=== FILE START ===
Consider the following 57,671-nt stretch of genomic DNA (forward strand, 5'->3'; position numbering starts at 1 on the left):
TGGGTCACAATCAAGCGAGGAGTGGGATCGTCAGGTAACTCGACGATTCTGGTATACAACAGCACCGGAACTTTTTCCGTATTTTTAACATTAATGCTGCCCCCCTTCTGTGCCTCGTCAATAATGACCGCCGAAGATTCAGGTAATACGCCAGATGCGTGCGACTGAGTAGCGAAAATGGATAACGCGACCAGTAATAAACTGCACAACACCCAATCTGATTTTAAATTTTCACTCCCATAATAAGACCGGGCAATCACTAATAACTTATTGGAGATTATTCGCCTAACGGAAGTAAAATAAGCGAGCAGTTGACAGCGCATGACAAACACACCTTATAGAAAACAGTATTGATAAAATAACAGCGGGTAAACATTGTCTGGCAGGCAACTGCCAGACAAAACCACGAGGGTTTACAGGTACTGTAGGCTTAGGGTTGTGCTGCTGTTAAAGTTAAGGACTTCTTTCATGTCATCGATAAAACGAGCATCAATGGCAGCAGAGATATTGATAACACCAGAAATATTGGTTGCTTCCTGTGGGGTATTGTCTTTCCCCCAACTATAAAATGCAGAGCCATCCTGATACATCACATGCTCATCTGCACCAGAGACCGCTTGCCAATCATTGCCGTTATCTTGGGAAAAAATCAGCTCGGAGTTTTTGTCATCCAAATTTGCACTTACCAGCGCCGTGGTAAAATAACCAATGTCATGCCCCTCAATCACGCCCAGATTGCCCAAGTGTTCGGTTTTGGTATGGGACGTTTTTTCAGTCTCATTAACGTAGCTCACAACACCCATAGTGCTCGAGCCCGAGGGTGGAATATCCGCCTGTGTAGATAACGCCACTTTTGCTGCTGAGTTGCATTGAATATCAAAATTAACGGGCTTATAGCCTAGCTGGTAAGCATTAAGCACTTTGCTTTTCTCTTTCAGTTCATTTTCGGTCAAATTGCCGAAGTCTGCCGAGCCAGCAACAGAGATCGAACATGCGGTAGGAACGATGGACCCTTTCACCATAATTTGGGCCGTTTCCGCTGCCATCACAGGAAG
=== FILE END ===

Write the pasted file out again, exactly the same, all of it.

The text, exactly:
Consider the following 57,671-nt stretch of genomic DNA (forward strand, 5'->3'; position numbering starts at 1 on the left):
TGGGTCACAATCAAGCGAGGAGTGGGATCGTCAGGTAACTCGACGATTCTGGTATACAACAGCACCGGAACTTTTTCCGTATTTTTAACATTAATGCTGCCCCCCTTCTGTGCCTCGTCAATAATGACCGCCGAAGATTCAGGTAATACGCCAGATGCGTGCGACTGAGTAGCGAAAATGGATAACGCGACCAGTAATAAACTGCACAACACCCAATCTGATTTTAAATTTTCACTCCCATAATAAGACCGGGCAATCACTAATAACTTATTGGAGATTATTCGCCTAACGGAAGTAAAATAAGCGAGCAGTTGACAGCGCATGACAAACACACCTTATAGAAAACAGTATTGATAAAATAACAGCGGGTAAACATTGTCTGGCAGGCAACTGCCAGACAAAACCACGAGGGTTTACAGGTACTGTAGGCTTAGGGTTGTGCTGCTGTTAAAGTTAAGGACTTCTTTCATGTCATCGATAAAACGAGCATCAATGGCAGCAGAGATATTGATAACACCAGAAATATTGGTTGCTTCCTGTGGGGTATTGTCTTTCCCCCAACTATAAAATGCAGAGCCATCCTGATACATCACATGCTCATCTGCACCAGAGACCGCTTGCCAATCATTGCCGTTATCTTGGGAAAAAATCAGCTCGGAGTTTTTGTCATCCAAATTTGCACTTACCAGCGCCGTGGTAAAATAACCAATGTCATGCCCCTCAATCACGCCCAGATTGCCCAAGTGTTCGGTTTTGGTATGGGACGTTTTTTCAGTCTCATTAACGTAGCTCACAACACCCATAGTGCTCGAGCCCGAGGGTGGAATATCCGCCTGTGTAGATAACGCCACTTTTGCTGCTGAGTTGCATTGAATATCAAAATTAACGGGCTTATAGCCTAGCTGGTAAGCATTAAGCACTTTGCTTTTCTCTTTCAGTTCATTTTCGGTCAAATTGCCGAAGTCTGCCGAGCCAGCAACAGAGATCGAACATGCGGTAGGAACGATGGACCCTTTCACCATAATTTGGGCCGTTTCCGCTGCCATCACAGGAAG